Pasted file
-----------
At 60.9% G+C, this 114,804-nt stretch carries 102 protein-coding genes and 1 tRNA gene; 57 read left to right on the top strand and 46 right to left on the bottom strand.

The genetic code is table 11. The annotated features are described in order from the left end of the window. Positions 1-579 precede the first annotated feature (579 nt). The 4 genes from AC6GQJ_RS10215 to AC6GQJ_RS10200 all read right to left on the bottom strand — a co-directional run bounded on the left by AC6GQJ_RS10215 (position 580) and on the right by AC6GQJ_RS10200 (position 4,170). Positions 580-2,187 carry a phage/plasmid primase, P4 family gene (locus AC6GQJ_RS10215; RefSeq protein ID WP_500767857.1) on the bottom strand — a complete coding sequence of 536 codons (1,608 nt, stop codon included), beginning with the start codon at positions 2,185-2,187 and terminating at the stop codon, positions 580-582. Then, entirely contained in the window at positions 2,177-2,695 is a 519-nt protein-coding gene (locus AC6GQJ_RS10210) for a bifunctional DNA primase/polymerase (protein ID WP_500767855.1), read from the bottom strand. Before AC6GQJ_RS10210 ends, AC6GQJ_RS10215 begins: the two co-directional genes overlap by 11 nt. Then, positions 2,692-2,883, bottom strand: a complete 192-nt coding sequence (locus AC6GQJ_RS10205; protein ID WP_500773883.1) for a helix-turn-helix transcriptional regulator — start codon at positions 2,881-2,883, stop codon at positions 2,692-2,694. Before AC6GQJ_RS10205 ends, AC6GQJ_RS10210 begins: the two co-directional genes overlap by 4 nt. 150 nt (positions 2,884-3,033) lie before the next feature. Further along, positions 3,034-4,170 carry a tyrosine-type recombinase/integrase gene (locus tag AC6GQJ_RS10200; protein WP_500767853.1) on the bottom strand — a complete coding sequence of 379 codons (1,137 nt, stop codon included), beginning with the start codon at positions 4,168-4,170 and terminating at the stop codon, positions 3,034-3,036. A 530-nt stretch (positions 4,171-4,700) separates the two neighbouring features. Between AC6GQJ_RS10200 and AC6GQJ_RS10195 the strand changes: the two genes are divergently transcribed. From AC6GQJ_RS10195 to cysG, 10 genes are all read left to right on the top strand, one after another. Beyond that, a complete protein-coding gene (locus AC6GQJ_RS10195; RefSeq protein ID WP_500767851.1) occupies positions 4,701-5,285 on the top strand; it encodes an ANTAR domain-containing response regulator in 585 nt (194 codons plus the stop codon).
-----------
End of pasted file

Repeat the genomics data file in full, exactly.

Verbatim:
At 60.9% G+C, this 114,804-nt stretch carries 102 protein-coding genes and 1 tRNA gene; 57 read left to right on the top strand and 46 right to left on the bottom strand.

The genetic code is table 11. The annotated features are described in order from the left end of the window. Positions 1-579 precede the first annotated feature (579 nt). The 4 genes from AC6GQJ_RS10215 to AC6GQJ_RS10200 all read right to left on the bottom strand — a co-directional run bounded on the left by AC6GQJ_RS10215 (position 580) and on the right by AC6GQJ_RS10200 (position 4,170). Positions 580-2,187 carry a phage/plasmid primase, P4 family gene (locus AC6GQJ_RS10215; RefSeq protein ID WP_500767857.1) on the bottom strand — a complete coding sequence of 536 codons (1,608 nt, stop codon included), beginning with the start codon at positions 2,185-2,187 and terminating at the stop codon, positions 580-582. Then, entirely contained in the window at positions 2,177-2,695 is a 519-nt protein-coding gene (locus AC6GQJ_RS10210) for a bifunctional DNA primase/polymerase (protein ID WP_500767855.1), read from the bottom strand. Before AC6GQJ_RS10210 ends, AC6GQJ_RS10215 begins: the two co-directional genes overlap by 11 nt. Then, positions 2,692-2,883, bottom strand: a complete 192-nt coding sequence (locus AC6GQJ_RS10205; protein ID WP_500773883.1) for a helix-turn-helix transcriptional regulator — start codon at positions 2,881-2,883, stop codon at positions 2,692-2,694. Before AC6GQJ_RS10205 ends, AC6GQJ_RS10210 begins: the two co-directional genes overlap by 4 nt. 150 nt (positions 2,884-3,033) lie before the next feature. Further along, positions 3,034-4,170 carry a tyrosine-type recombinase/integrase gene (locus tag AC6GQJ_RS10200; protein WP_500767853.1) on the bottom strand — a complete coding sequence of 379 codons (1,137 nt, stop codon included), beginning with the start codon at positions 4,168-4,170 and terminating at the stop codon, positions 3,034-3,036. A 530-nt stretch (positions 4,171-4,700) separates the two neighbouring features. Between AC6GQJ_RS10200 and AC6GQJ_RS10195 the strand changes: the two genes are divergently transcribed. From AC6GQJ_RS10195 to cysG, 10 genes are all read left to right on the top strand, one after another. Beyond that, a complete protein-coding gene (locus AC6GQJ_RS10195; RefSeq protein ID WP_500767851.1) occupies positions 4,701-5,285 on the top strand; it encodes an ANTAR domain-containing response regulator in 585 nt (194 codons plus the stop codon).